Cantering Horse and Rider
Rachel begins her canter transitions tracking left, since that is Miami’s stronger direction. He has a prompt reaction to Rachel’s leg as he moves up into the left lead canter. Photo by Katy In Design

Is he using his body correctly and pushing from behind rather than dragging from his shoulder? Is he straight? What do you feel in your body? Are you square through your shoulders and rib cage with engaged abdominal muscles and even weight in your seat bones?

You can adapt the exercise in various ways:
◆ Ride the exercise without stirrups;
◆ Have a friend call out the transition as you turn the corner and are on the long side approaching the chute so that you have less time to prepare mentally;
◆ Add more subtle transitions, including collecting and extending each gait; and/or
◆ Add the hand gallop.

As you work through this exercise, remember to be patient! If you and your horse are really struggling with a certain transition, leave it for tomorrow. Revisit as needed as a check to see how well you are communicating with your horse. Enjoy!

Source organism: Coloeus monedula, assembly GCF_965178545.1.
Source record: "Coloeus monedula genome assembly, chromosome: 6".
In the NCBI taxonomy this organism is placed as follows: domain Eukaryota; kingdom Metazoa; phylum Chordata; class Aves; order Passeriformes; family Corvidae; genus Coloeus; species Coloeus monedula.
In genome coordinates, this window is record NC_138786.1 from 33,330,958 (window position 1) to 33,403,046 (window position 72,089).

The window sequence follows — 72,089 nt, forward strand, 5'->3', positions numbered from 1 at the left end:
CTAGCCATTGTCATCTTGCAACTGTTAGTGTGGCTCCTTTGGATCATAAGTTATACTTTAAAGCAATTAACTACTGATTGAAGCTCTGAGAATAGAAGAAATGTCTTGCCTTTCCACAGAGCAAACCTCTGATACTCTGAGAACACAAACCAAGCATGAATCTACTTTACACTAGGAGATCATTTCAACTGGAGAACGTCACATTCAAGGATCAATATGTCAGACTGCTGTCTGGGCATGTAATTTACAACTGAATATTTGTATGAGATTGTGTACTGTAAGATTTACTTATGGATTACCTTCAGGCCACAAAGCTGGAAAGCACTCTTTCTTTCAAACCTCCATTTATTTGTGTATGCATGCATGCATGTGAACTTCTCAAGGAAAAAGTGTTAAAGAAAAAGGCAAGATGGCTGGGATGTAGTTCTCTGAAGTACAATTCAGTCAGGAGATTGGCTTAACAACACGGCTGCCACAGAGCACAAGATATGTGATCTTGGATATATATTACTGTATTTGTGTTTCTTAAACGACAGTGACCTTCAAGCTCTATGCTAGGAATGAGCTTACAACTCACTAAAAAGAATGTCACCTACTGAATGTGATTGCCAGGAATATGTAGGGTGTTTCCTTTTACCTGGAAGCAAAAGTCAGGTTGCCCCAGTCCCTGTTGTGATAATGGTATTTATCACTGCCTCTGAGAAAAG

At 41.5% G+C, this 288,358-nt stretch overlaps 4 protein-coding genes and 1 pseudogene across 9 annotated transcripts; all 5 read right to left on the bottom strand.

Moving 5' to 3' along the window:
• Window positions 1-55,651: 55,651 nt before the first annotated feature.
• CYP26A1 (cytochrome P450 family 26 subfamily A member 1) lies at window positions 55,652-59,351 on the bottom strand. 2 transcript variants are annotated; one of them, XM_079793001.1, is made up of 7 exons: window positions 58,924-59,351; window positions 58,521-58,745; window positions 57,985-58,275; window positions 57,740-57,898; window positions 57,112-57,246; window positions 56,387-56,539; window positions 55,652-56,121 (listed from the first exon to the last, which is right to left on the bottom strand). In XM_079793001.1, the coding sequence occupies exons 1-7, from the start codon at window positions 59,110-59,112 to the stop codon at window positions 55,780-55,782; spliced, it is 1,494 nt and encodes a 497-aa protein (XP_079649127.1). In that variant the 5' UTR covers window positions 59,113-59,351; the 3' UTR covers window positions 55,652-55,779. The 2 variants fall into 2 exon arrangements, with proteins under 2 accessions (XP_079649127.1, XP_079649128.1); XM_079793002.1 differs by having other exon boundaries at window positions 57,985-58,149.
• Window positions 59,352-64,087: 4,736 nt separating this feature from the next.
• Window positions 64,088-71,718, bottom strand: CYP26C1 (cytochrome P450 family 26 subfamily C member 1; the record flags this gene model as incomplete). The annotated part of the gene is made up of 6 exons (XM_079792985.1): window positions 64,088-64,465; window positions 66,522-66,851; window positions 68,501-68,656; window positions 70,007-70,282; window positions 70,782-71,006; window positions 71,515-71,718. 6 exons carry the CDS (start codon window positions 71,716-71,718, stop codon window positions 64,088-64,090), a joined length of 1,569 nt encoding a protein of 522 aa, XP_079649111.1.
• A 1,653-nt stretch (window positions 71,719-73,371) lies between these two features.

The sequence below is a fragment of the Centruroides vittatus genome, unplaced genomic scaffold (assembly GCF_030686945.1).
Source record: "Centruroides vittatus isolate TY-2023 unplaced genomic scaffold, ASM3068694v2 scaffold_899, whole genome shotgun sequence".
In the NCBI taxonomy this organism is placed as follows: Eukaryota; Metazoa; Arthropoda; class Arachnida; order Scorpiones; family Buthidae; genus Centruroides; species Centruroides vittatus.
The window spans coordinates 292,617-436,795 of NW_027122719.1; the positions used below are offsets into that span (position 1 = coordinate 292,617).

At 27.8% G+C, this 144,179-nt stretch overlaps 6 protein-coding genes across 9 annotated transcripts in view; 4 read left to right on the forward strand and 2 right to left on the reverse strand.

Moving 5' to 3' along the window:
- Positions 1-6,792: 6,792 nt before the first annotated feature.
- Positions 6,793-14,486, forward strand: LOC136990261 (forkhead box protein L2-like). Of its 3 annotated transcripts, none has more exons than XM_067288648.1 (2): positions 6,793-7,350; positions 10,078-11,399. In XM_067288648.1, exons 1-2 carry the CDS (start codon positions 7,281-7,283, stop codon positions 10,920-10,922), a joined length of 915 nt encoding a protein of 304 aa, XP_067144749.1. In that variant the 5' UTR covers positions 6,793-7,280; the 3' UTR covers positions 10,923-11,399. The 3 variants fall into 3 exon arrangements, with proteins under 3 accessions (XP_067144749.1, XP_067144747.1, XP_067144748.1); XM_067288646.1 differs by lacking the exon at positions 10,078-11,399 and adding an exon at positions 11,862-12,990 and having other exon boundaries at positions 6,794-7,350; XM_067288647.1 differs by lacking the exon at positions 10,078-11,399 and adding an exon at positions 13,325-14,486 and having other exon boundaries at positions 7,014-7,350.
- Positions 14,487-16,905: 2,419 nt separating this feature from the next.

Lower Leg

Rider Tipped Forward
Photo by Katy In Design

It is important to have a strong focus on your lower leg as it creates the foundation for the rest of your riding position. Watch out for these two common lower leg faults.

Rider Tipped Backward
Photo by Katy In Design

RIDER IN ORANGE: The rider has not engaged her core and has tipped forward, which causes gripping in her thigh and knee in an attempt to hang on. This causes her calf to swing backward and the rider to lose control over straightness and forward impulsion.

RIDER IN BLACK: This rider has thrown her body backward behind the motion, balancing all her weight in her hands. Her leg has moved forward toward the shoulder and is off the horse completely, which also causes the rider to lose control over straightness and forward impulsion.

This article about riding transitions originally appeared in the October 2020 issue of Horse Illustrated magazine. Click here to subscribe!